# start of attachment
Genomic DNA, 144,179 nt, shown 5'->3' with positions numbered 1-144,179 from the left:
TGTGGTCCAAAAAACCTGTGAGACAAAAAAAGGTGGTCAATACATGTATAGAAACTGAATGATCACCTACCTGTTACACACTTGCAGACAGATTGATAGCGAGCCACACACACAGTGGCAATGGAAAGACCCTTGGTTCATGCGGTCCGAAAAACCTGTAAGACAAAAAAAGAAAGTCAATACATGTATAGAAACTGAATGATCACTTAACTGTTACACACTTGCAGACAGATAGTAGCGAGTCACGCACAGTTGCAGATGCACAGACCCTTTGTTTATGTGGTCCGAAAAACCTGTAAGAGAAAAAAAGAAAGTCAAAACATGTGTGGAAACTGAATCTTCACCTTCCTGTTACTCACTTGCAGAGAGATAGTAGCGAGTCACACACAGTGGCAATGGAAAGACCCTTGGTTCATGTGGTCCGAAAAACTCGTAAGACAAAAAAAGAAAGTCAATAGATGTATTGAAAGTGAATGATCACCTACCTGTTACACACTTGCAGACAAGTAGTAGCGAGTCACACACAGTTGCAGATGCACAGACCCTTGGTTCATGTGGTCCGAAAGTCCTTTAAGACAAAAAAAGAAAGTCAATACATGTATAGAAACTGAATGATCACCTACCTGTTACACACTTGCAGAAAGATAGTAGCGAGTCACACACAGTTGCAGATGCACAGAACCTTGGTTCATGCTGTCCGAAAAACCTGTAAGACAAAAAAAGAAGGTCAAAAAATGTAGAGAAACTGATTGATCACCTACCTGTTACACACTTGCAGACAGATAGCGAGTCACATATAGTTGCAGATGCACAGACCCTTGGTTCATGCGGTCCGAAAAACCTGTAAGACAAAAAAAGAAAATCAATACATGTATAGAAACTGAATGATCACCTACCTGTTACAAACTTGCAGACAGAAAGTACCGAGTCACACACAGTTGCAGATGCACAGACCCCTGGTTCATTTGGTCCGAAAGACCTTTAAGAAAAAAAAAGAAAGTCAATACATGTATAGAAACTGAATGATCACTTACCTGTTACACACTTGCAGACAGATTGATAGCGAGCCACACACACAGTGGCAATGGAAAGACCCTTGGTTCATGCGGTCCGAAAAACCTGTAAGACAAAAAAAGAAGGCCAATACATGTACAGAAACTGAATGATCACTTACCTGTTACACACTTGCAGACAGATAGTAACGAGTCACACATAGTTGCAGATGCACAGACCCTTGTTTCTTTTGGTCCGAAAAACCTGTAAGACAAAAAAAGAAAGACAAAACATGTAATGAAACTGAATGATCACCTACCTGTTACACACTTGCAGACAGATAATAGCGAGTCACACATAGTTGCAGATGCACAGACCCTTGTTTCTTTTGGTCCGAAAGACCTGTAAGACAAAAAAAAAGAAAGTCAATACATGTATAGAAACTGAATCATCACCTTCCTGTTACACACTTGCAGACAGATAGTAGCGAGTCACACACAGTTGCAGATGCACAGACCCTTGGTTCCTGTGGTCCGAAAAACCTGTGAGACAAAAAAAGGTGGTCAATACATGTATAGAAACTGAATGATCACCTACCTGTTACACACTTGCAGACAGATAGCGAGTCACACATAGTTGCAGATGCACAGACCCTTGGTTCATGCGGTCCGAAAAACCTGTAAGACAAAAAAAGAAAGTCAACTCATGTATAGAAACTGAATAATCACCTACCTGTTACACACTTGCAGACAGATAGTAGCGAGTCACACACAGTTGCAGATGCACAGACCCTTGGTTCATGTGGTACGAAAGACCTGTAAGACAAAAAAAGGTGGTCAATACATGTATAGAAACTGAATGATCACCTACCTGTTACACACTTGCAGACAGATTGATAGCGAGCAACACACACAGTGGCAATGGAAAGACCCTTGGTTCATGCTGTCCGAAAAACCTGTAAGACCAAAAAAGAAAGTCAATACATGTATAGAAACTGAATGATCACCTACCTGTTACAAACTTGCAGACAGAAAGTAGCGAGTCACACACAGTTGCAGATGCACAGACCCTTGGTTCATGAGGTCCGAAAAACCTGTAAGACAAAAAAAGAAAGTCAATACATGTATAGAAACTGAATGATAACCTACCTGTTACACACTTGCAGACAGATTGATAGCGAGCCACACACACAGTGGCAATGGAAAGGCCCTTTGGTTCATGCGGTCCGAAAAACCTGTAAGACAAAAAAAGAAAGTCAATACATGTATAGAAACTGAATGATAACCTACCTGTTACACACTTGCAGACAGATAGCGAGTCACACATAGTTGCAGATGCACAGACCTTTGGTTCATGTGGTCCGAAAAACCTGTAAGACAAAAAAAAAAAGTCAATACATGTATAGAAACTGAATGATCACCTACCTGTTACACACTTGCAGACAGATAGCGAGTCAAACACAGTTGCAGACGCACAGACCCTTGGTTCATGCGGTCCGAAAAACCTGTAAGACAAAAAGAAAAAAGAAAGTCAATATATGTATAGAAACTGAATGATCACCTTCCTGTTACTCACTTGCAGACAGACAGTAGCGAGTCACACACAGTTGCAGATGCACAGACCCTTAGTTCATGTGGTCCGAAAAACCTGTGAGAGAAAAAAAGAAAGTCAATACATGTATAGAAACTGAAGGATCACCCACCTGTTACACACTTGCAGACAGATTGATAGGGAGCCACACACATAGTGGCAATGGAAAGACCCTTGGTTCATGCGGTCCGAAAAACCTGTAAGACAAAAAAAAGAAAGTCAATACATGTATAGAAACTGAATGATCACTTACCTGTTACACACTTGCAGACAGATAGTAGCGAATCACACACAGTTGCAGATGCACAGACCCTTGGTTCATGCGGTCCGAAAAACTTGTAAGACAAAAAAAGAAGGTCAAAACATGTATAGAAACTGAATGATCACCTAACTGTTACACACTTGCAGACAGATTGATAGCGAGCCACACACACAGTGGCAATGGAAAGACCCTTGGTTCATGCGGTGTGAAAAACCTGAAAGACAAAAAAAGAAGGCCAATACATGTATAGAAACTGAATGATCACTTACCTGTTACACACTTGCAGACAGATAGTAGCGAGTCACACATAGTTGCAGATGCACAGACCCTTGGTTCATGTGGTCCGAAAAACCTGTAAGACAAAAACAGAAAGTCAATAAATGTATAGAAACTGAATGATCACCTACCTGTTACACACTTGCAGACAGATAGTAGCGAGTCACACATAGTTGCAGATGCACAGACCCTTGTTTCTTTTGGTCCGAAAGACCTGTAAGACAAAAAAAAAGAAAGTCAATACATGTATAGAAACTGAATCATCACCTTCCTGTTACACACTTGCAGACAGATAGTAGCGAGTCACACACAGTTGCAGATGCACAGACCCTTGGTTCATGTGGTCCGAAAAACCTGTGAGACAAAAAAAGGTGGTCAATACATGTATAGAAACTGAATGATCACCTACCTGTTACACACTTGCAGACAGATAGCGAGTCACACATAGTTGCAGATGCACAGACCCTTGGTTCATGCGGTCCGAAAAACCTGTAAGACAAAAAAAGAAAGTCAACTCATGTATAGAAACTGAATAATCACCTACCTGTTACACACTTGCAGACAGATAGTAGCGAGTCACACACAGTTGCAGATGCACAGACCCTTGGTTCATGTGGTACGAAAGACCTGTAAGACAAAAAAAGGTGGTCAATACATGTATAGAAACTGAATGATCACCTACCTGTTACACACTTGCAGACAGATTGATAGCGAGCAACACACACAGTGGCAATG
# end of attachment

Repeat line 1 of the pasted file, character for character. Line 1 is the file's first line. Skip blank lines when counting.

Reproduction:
Genomic DNA, 144,179 nt, shown 5'->3' with positions numbered 1-144,179 from the left: